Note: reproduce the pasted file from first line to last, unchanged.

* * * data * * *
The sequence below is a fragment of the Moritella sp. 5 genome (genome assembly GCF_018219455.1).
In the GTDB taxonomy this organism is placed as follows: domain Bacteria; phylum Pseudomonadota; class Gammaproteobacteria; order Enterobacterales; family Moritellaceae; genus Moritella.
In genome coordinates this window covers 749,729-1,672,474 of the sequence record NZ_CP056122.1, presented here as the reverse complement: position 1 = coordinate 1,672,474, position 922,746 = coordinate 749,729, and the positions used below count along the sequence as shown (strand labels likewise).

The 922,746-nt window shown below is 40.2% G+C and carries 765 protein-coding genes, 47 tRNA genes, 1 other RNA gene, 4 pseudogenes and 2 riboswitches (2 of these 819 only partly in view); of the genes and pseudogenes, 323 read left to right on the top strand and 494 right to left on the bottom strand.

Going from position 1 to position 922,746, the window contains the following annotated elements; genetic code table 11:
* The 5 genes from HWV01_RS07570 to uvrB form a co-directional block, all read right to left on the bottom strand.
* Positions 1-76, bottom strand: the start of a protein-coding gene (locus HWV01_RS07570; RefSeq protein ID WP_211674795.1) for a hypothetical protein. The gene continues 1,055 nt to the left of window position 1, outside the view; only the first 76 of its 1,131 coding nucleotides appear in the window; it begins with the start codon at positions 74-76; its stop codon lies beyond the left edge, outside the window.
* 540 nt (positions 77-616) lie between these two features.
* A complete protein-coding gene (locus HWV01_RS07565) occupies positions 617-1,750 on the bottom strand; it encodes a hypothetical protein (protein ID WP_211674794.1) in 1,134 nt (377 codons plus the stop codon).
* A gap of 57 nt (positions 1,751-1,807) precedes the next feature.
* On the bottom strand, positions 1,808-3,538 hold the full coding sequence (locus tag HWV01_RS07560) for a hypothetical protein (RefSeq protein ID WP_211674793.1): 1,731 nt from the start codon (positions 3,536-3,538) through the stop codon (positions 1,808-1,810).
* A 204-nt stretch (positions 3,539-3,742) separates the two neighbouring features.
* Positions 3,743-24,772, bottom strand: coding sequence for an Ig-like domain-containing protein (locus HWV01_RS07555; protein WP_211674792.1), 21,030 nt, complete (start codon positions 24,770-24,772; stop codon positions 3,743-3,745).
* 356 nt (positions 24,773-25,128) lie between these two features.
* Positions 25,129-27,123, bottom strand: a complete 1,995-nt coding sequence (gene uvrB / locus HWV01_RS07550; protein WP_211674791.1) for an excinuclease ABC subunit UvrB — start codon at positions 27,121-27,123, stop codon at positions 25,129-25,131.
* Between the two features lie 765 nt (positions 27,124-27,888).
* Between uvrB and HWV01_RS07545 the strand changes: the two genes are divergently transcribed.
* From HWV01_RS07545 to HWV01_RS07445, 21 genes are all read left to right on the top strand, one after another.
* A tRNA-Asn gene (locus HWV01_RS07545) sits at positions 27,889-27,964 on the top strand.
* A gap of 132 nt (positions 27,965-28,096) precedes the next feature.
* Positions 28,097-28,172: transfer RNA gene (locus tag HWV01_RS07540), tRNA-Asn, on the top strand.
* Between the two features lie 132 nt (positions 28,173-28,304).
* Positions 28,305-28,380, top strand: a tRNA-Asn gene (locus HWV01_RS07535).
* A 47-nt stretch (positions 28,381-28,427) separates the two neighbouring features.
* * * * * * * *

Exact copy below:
The sequence below is a fragment of the Moritella sp. 5 genome (genome assembly GCF_018219455.1).
In the GTDB taxonomy this organism is placed as follows: domain Bacteria; phylum Pseudomonadota; class Gammaproteobacteria; order Enterobacterales; family Moritellaceae; genus Moritella.
In genome coordinates this window covers 749,729-1,672,474 of the sequence record NZ_CP056122.1, presented here as the reverse complement: position 1 = coordinate 1,672,474, position 922,746 = coordinate 749,729, and the positions used below count along the sequence as shown (strand labels likewise).

The 922,746-nt window shown below is 40.2% G+C and carries 765 protein-coding genes, 47 tRNA genes, 1 other RNA gene, 4 pseudogenes and 2 riboswitches (2 of these 819 only partly in view); of the genes and pseudogenes, 323 read left to right on the top strand and 494 right to left on the bottom strand.

Going from position 1 to position 922,746, the window contains the following annotated elements; genetic code table 11:
* The 5 genes from HWV01_RS07570 to uvrB form a co-directional block, all read right to left on the bottom strand.
* Positions 1-76, bottom strand: the start of a protein-coding gene (locus HWV01_RS07570; RefSeq protein ID WP_211674795.1) for a hypothetical protein. The gene continues 1,055 nt to the left of window position 1, outside the view; only the first 76 of its 1,131 coding nucleotides appear in the window; it begins with the start codon at positions 74-76; its stop codon lies beyond the left edge, outside the window.
* 540 nt (positions 77-616) lie between these two features.
* A complete protein-coding gene (locus HWV01_RS07565) occupies positions 617-1,750 on the bottom strand; it encodes a hypothetical protein (protein ID WP_211674794.1) in 1,134 nt (377 codons plus the stop codon).
* A gap of 57 nt (positions 1,751-1,807) precedes the next feature.
* On the bottom strand, positions 1,808-3,538 hold the full coding sequence (locus tag HWV01_RS07560) for a hypothetical protein (RefSeq protein ID WP_211674793.1): 1,731 nt from the start codon (positions 3,536-3,538) through the stop codon (positions 1,808-1,810).
* A 204-nt stretch (positions 3,539-3,742) separates the two neighbouring features.
* Positions 3,743-24,772, bottom strand: coding sequence for an Ig-like domain-containing protein (locus HWV01_RS07555; protein WP_211674792.1), 21,030 nt, complete (start codon positions 24,770-24,772; stop codon positions 3,743-3,745).
* 356 nt (positions 24,773-25,128) lie between these two features.
* Positions 25,129-27,123, bottom strand: a complete 1,995-nt coding sequence (gene uvrB / locus HWV01_RS07550; protein WP_211674791.1) for an excinuclease ABC subunit UvrB — start codon at positions 27,121-27,123, stop codon at positions 25,129-25,131.
* Between the two features lie 765 nt (positions 27,124-27,888).
* Between uvrB and HWV01_RS07545 the strand changes: the two genes are divergently transcribed.
* From HWV01_RS07545 to HWV01_RS07445, 21 genes are all read left to right on the top strand, one after another.
* A tRNA-Asn gene (locus HWV01_RS07545) sits at positions 27,889-27,964 on the top strand.
* A gap of 132 nt (positions 27,965-28,096) precedes the next feature.
* Positions 28,097-28,172: transfer RNA gene (locus tag HWV01_RS07540), tRNA-Asn, on the top strand.
* Between the two features lie 132 nt (positions 28,173-28,304).
* Positions 28,305-28,380, top strand: a tRNA-Asn gene (locus HWV01_RS07535).
* A 47-nt stretch (positions 28,381-28,427) separates the two neighbouring features.